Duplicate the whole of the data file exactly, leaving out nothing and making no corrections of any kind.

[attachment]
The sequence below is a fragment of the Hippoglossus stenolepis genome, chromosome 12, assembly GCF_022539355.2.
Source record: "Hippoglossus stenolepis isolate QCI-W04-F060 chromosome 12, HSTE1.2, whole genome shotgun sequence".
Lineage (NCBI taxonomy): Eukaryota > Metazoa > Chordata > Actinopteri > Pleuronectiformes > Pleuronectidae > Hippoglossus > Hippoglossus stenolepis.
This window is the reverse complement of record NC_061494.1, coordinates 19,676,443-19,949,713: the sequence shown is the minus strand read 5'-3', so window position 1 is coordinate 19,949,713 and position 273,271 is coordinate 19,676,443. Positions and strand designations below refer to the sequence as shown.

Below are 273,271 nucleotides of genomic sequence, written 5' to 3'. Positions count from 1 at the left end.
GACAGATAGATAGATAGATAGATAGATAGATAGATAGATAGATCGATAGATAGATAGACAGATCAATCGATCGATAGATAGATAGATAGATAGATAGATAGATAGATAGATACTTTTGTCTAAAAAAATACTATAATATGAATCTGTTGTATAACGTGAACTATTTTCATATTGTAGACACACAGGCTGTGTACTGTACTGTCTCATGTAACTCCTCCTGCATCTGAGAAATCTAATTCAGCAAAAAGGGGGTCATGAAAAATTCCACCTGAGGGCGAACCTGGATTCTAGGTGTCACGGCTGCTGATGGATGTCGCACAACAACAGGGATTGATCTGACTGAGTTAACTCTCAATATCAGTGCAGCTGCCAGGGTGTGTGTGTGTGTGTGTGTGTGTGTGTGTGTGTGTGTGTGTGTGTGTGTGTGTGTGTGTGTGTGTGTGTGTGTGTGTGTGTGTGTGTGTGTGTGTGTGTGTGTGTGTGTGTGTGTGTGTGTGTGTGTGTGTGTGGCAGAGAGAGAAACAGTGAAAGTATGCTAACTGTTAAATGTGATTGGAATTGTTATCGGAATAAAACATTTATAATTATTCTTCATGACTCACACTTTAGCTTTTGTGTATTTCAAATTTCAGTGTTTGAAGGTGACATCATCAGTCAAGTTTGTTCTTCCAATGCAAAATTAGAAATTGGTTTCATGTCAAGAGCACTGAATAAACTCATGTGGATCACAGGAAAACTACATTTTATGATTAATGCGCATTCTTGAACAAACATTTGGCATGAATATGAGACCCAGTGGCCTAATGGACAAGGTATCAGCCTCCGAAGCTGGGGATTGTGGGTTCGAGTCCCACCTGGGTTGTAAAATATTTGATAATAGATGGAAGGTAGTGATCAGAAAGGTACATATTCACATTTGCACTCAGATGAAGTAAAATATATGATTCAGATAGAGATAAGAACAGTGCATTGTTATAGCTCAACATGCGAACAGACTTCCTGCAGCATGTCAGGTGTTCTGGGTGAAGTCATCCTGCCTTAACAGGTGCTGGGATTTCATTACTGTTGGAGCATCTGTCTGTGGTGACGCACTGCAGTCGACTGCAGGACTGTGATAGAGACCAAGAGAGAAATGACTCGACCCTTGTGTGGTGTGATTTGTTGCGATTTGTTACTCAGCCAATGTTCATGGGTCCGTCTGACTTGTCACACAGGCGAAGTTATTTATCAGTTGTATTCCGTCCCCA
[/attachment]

The sequence below is a fragment of the Hippoglossus stenolepis genome, chromosome 12, assembly GCF_022539355.2.
Source record: "Hippoglossus stenolepis isolate QCI-W04-F060 chromosome 12, HSTE1.2, whole genome shotgun sequence".
Lineage (NCBI taxonomy): Eukaryota > Metazoa > Chordata > Actinopteri > Pleuronectiformes > Pleuronectidae > Hippoglossus > Hippoglossus stenolepis.
This window is the reverse complement of record NC_061494.1, coordinates 19,676,443-19,949,713: the sequence shown is the minus strand read 5'-3', so window position 1 is coordinate 19,949,713 and position 273,271 is coordinate 19,676,443. Positions and strand designations below refer to the sequence as shown.

Below are 273,271 nucleotides of genomic sequence, written 5' to 3'. Positions count from 1 at the left end.
GACAGATAGATAGATAGATAGATAGATAGATAGATAGATAGATCGATAGATAGATAGACAGATCAATCGATCGATAGATAGATAGATAGATAGATAGATAGATAGATAGATACTTTTGTCTAAAAAAATACTATAATATGAATCTGTTGTATAACGTGAACTATTTTCATATTGTAGACACACAGGCTGTGTACTGTACTGTCTCATGTAACTCCTCCTGCATCTGAGAAATCTAATTCAGCAAAAAGGGGGTCATGAAAAATTCCACCTGAGGGCGAACCTGGATTCTAGGTGTCACGGCTGCTGATGGATGTCGCACAACAACAGGGATTGATCTGACTGAGTTAACTCTCAATATCAGTGCAGCTGCCAGGGTGTGTGTGTGTGTGTGTGTGTGTGTGTGTGTGTGTGTGTGTGTGTGTGTGTGTGTGTGTGTGTGTGTGTGTGTGTGTGTGTGTGTGTGTGTGTGTGTGTGTGTGTGTGTGTGTGTGTGTGTGTGTGTGTGTGTGGCAGAGAGAGAAACAGTGAAAGTATGCTAACTGTTAAATGTGATTGGAATTGTTATCGGAATAAAACATTTATAATTATTCTTCATGACTCACACTTTAGCTTTTGTGTATTTCAAATTTCAGTGTTTGAAGGTGACATCATCAGTCAAGTTTGTTCTTCCAATGCAAAATTAGAAATTGGTTTCATGTCAAGAGCACTGAATAAACTCATGTGGATCACAGGAAAACTACATTTTATGATTAATGCGCATTCTTGAACAAACATTTGGCATGAATATGAGACCCAGTGGCCTAATGGACAAGGTATCAGCCTCCGAAGCTGGGGATTGTGGGTTCGAGTCCCACCTGGGTTGTAAAATATTTGATAATAGATGGAAGGTAGTGATCAGAAAGGTACATATTCACATTTGCACTCAGATGAAGTAAAATATATGATTCAGATAGAGATAAGAACAGTGCATTGTTATAGCTCAACATGCGAACAGACTTCCTGCAGCATGTCAGGTGTTCTGGGTGAAGTCATCCTGCCTTAACAGGTGCTGGGATTTCATTACTGTTGGAGCATCTGTCTGTGGTGACGCACTGCAGTCGACTGCAGGACTGTGATAGAGACCAAGAGAGAAATGACTCGACCCTTGTGTGGTGTGATTTGTTGCGATTTGTTACTCAGCCAATGTTCATGGGTCCGTCTGACTTGTCACACAGGCGAAGTTATTTATCAGTTGTATTCCGTCCCCA